• Patrick Vice

    Could find a citation (didn't look too hard), but it's reality anyway: "Real developers ship."

  • Dr. Anil Batta

    Seeking perfectionism is not a bad thing but making it way of your life is bad.What you write may be perfect for you but it could be garbage to me.So work hard and never assume that what you have done is ultimate.It can be a nice beginning.

  • Frances Marin

    Hit the nail on the head for me! I have always been a perfectionist, though it has held me back again and again. Thanks for the reminder that it holds us back from our goals!

  • Patricia

    Often we don't know the next 'right' step so we do nothing. We get overwhelmed which stops us in our tracks. A technique I use is called ANRQ - asking the next 'Right' questions which focuses on not asking the next logical practical question but digging deeper and asking ourselves the harder questions to propel us forward. This process will jumpstart activity and leave you with an exciting outcome.

  • Andrew

    Love your comment, Rahul. One perspective on your fear about transacting too early (and painting a picture of yourself as a low quality producer) would be: consider a draft to be a complete transaction. Then step back from it & edit it to make it better. Another transaction. Another victory.

  • Rahul D Barua

    Great article and comments! As a third-year PhD students, I am more or less in permanent analysis paralysis. After 30 months, when many of peers have published 1-2 papers (e.g. half their theses) I am still shaping, very subtly, the conceptual architecture of my work.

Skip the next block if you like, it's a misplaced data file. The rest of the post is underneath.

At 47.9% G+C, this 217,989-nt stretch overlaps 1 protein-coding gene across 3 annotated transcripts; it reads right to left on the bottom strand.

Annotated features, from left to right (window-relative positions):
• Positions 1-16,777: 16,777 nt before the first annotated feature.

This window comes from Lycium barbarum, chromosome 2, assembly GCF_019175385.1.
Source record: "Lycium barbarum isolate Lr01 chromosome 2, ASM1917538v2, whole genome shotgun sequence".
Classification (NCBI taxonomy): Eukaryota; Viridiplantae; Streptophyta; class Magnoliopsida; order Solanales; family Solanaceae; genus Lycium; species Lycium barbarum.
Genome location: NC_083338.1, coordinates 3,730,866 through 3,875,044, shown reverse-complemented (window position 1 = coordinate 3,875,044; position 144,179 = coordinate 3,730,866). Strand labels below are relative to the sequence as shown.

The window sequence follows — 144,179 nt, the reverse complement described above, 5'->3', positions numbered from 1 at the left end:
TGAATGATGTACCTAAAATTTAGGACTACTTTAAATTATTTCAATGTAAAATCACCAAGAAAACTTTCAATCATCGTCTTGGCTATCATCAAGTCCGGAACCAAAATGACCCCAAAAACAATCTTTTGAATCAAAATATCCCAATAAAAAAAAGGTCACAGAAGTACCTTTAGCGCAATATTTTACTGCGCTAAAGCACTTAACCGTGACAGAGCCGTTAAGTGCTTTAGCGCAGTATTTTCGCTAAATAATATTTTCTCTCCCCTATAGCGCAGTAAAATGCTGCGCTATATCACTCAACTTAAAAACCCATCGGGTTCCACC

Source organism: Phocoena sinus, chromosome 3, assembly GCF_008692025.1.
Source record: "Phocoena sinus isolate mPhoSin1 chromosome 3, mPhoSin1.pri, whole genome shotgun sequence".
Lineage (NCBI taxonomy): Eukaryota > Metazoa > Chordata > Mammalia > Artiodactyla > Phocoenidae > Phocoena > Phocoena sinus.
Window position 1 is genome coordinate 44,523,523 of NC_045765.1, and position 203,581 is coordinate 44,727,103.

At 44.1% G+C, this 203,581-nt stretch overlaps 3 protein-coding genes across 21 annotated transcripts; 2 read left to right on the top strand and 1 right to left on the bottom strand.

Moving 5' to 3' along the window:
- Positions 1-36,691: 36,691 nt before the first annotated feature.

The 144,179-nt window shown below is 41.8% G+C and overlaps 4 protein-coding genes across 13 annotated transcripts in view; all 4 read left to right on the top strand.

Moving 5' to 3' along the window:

Like many folks here I've noticed my perfectionism as an impediment to my output, and have recently focused on simply "transacting" more. In and for anything.This insight came from a personal battle. I'm from the US but have been living in Europe the last 5 years. Many of my friends speak 2-3 languages very well, while I can barely speak proper English and a bit of Spanish. But I noticed that other American friends in my situation, with similar language skills, were able to pick up languages left and right. These guys (and gals) were transacting without any semblance of fear or inhibition. If a proper Dutch sentence required 9 words, they would hit the 4 key words they knew, and get a point across. I started considering this in my own language learning adventures and noticed skill and morale improvements immediately. 

    I'm still piloting the transaction-frequency mentality in my professional work, but now have another fear. If I transaction too much, too fast, or too early (e.g. before I am ready to), am I painting a picture of myself as a low-quality producer? 

    Also, although I agree with post an comments, to play devil's advocate: The discussion implies that we need to maximize output/productivity/growth. Is there something to be said for taking it slow and steady, doing it your way, and going big/holding out for that masterpiece?

    Perfectin' on...

  • Vadim Rapp

    This is somewhat of a philosophical question, having contradiction right
    in the middle. If I'm perfectionist, meaning that perfecting my product